Boris Johnson, former Prime Minister of the United Kingdom, is bracing himself for a second day of intense questioning at the COVID inquiry, a follow-up to Wednesday's grueling five-hour session. The anticipated focus of the inquisition hovers around the infamous 'Partygate' scandal, involving allegations of get-togethers at 10 Downing Street that blatantly violated pandemic restrictions. The inquiry's mission is to unearth the details and scope of these alleged rule-breaking events, as Johnson and his staff stand accused of flouting the very rules they established for the public to control the virus spread.
'Partygate' Scandal: A Stain on Leadership Integrity
The scandal, which elicited significant public outrage, revolves around gatherings allegedly held at 10 Downing Street during the height of the pandemic. These events, if proven true, are flagrant violations of the restrictive measures put in place to contain the virus. The controversy has evolved into a major political issue, prompting questions about leadership integrity and accountability. The scandal was exposed in part by an ITV News video in December 2021, showing a senior Downing Street figure joking about having a Christmas party.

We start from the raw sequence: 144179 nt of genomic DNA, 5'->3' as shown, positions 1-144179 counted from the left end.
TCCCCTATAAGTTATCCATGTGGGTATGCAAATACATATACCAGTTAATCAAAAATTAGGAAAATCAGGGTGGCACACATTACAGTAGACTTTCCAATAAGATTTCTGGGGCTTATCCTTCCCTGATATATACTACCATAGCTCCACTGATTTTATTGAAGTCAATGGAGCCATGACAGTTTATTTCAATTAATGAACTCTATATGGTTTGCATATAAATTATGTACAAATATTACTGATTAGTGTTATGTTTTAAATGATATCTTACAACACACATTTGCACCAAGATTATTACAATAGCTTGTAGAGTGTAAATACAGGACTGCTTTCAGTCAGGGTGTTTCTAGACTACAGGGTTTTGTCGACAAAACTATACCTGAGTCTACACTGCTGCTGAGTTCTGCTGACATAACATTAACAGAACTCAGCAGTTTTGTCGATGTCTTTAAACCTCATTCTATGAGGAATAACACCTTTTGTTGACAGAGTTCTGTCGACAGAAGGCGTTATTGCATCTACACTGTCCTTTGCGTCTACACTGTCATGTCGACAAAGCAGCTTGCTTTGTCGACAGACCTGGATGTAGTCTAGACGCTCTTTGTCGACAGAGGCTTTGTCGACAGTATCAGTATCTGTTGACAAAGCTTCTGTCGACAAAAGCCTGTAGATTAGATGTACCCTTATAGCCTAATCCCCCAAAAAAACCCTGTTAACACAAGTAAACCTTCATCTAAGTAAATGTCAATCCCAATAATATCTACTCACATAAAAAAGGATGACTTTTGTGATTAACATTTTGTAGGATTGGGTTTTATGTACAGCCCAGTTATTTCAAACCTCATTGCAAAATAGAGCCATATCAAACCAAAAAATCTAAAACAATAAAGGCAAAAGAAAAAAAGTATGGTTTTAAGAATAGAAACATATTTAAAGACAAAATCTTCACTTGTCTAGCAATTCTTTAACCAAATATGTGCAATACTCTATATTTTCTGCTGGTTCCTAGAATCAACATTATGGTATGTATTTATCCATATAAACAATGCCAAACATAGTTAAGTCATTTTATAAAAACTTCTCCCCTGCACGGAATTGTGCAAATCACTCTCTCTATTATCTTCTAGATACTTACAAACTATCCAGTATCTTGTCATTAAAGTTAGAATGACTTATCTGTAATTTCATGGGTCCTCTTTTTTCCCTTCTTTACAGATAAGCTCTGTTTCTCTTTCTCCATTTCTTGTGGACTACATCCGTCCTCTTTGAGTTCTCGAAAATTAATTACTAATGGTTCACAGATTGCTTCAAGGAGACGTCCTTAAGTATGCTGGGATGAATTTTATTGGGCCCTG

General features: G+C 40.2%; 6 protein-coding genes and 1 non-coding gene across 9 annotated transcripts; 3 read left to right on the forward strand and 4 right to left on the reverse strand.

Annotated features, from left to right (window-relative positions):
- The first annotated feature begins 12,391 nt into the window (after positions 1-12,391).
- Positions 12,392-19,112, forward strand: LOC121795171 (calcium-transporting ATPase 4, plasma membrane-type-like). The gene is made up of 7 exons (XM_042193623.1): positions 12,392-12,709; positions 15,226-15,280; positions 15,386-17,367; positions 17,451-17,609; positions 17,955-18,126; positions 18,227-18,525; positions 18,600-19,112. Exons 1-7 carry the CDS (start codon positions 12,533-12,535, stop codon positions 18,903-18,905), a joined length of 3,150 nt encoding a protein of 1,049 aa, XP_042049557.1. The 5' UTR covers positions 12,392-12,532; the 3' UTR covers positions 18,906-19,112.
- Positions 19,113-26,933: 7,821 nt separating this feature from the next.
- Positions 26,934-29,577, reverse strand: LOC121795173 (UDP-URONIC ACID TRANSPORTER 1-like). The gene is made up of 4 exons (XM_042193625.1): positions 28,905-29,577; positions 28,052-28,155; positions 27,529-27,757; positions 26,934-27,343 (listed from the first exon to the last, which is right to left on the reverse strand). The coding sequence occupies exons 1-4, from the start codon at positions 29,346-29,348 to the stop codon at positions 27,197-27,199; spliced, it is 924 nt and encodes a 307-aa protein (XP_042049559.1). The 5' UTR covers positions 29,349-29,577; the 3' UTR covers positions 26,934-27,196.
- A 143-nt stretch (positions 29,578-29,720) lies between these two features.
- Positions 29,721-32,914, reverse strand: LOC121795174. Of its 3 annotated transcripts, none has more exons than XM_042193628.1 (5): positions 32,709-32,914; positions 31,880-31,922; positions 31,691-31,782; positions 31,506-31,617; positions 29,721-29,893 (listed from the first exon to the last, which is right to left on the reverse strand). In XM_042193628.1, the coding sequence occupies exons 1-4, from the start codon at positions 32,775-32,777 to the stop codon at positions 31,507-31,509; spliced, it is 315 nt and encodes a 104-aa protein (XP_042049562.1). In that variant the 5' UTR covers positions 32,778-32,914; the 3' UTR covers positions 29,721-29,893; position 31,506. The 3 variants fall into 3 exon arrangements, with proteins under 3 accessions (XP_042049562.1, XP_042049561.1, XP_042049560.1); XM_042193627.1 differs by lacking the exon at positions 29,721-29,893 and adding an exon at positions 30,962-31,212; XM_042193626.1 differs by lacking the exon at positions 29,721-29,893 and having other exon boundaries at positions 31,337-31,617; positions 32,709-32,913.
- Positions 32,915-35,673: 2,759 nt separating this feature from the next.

Former PM's Response: Apologies and Admissions
During the first day of the inquiry, Johnson offered an unreserved apology for the mistakes made during the handling of the crisis. Allegations against him include a reported statement wherein he expressed preference for letting 'the bodies pile high' rather than implementing a second lockdown in 2020. Johnson has denied these claims. But the former PM's apology was rejected by bereaved families, who described the 'Partygate' incident as a 'slap in the face'.
Expectations from the Inquiry
The inquiry aims to probe into allegations of a toxic and misogynistic culture in Downing Street, with Johnson defending himself by stating that he encouraged staff to speak their minds without fear of embarrassment. The two-day cross-examination seeks to address three main questions posed by lawyers representing the bereaved families: Why was there indecision and delay over lockdown? Was there a disregard for older people? And did the first lockdown come too late?